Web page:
Aref al-Awani, tournament director for the upcoming Asian Football Confederation’s (AFC) Asian Cup in the UAE, stressed that while there had been no formal approach from either FIFA or the Qatar Football Association, the country “would be willing to provide any help needed”.
“If FIFA were to propose it, we would certainly look at the economic impact and media opportunities,” Awani said.
“It’s good to have football in the region… sports for us is to bring everybody together,” he added.
FIFA is studying a proposal to expand the 2022 tournament in Qatar from 32 to 48 teams – an increase which would put extreme pressure on the Gulf state.
Qatar announced earlier this year that 90 percent of the tournament’s infrastructure would be in place by 2019, but four more stadiums would be required if the 48-team format is adopted.
Awani did not explain how the Emirati participation would work given the country currently has no diplomatic ties with Doha.
The quartet accuses Qatar of “supporting terrorism” and being too close to regional rival, Iran. Qatar has repeatedly rejected the accusations as baseless.
Amid the ongoing blockade, Doha-based beIN sport has gone dark for thousands of Emirati viewers after the broadcaster complained its content was being pirated.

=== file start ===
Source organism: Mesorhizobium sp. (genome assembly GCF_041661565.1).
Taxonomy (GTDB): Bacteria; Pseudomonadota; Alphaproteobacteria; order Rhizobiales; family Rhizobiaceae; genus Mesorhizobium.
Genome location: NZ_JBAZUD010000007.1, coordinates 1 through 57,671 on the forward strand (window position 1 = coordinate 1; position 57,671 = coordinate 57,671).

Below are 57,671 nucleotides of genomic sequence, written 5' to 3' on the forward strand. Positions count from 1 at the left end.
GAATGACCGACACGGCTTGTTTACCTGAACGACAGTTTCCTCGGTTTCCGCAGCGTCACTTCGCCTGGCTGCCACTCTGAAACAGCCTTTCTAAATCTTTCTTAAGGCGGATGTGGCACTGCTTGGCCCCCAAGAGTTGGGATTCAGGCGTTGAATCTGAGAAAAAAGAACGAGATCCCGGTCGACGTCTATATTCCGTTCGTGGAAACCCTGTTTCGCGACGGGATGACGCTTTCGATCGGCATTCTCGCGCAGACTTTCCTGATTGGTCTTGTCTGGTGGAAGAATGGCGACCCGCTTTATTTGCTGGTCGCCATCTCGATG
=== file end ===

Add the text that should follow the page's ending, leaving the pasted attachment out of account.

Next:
BeIN has exclusive rights to the World Cup, which started on June 14 in Russia. Its channels were blocked in the UAE immediately after the crisis started, but were back on the air last July.
Human right records concern
Earlier this year, rights group Amnesty International warned FIFA against expanding the 2022 World Cup to the UAE and Saudi Arabia, raising concerns about human rights in the Gulf states.
“Saudi Arabia and the UAE are in the throes of cracking down on government critics and prominent rights defenders,” Amnesty International UK’s head of policy and government affairs Allan Hogarth said in October.
“An expansion of the Qatar World Cup into Saudi Arabia and the UAE ought to come with a proper acknowledgement from FIFA of the need for both countries to substantially improve their human rights record,” he added.
On Monday, the UAE appeals court upheld a 10-year prison sentence to prominent pro-democracy activist Ahmed Mansoor for criticising the government on social media, Amnesty International reported.
Hassan al-Thawaid, the secretary-general of the Supreme Committee for Delivery and Legacy – the body tasked with getting Qatar ready to host the World Cup – stressed that the decision to expand from 32 to 48 teams would be taken after a feasibility study is completed in March.